Swimming fires up more of your body’s major muscle groups than other forms of cardio exercise.
An hour of swimming burns almost as many calories as running, without all the impact on your bones and joints.
Read on to learn about the benefits of swimming.
1. Works your whole body
One of the biggest benefits of swimming is that it truly works your entire body, head to toe.
Each focuses on different muscle groups, and the water provides a gentle resistance. No matter what stroke you swim, you’re using most of your muscle groups to move your body through the water.
2. Burns calories
Swimming is an efficient way to burn calories.
Research proves a 160-pound person burns approximately 423 calories an hour while swimming laps at a low or moderate pace. That same person may burn up to 715 calories an hour swimming at a more vigorous pace.
To compare these numbers to other popular low-impact activities, that same 160-pound person would only burn around 314 calories walking at 3.5 miles per hour for 60 minutes. Yoga might burn just 183 calories per hour. And the elliptical trainer might burn just 365 calories in that hour.
3. Improves your sleep
Swimming may have the power to help you sleep better at night.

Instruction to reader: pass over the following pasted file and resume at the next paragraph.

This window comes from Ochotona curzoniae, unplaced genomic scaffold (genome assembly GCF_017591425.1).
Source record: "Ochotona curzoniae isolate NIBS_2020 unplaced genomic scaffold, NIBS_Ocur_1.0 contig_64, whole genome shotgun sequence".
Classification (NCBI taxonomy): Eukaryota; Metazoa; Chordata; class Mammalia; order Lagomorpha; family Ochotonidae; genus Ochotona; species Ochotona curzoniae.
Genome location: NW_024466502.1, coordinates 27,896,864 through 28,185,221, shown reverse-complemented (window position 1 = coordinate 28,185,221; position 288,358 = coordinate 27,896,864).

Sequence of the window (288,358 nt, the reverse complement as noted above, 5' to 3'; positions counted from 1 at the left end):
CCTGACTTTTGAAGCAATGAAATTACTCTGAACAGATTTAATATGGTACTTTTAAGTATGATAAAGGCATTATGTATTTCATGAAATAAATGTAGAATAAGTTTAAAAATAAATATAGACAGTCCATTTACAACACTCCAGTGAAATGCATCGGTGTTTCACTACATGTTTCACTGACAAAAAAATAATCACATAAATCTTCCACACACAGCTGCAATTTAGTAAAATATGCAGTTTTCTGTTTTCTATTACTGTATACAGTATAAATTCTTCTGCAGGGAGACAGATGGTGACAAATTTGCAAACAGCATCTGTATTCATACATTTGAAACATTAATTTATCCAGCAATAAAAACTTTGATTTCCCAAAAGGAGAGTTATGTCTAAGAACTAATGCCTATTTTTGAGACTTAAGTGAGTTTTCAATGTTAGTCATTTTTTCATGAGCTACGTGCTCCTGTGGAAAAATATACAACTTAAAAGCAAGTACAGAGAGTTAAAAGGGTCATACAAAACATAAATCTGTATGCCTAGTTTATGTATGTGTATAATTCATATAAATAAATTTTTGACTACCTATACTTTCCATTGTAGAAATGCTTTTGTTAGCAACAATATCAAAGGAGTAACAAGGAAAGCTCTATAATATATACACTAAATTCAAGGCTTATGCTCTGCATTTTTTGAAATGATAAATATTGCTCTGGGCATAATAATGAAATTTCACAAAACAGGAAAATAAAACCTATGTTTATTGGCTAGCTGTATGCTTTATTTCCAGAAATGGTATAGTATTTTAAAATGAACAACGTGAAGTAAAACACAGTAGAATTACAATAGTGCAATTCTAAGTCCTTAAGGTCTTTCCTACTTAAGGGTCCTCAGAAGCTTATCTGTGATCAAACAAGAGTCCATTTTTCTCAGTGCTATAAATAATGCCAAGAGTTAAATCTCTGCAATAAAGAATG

If you want to get more shut-eye, try swimming more often. Several researchers and fitness enthusiasts have agreed that exercise, such as swimming, can potentially help this issue.
4. Boosts your mood
Keeping active is important for your health, but being mentally fit is also important. Swimming can help with this.
Any kind of physical activity can have a positive effect on mental health and wellbeing, but swimming is particularly effective.
Swimming for just half an hour three times a week can lower stress levels, raise mood, lower incidences of depression and anxiety and improve sleep patterns.
5. Great for kids, too
Kids need a minimum of 60 minutes of aerobic exercise each day. It doesn’t need to feel like a chore either. Swimming is a fun activity and doesn’t necessarily feel like formal working out.
Your child can do either structured swimming lessons or be part of a swim team. Unstructured swim time is another solid option to get kids moving.
6. Is appropriate for people with injuries, arthritis, and other conditions
Swimming can be a safe exercise option for people with arthritis, injury, disability or other issues that make high-impact exercises difficult.
Swimming may even help reduce some of your pain or improve your recovery from an injury.
One study showed that people with osteoarthritis reported significant reductions in joint pain and stiffness, and experienced less physical limitation after engaging in activities like swimming and cycling.
7. Lowers the risk of diseases.
As well as being a great form of cardiovascular exercise, swimming just 30 minutes a week can help to guard against heart disease, stroke and type 2 diabetes.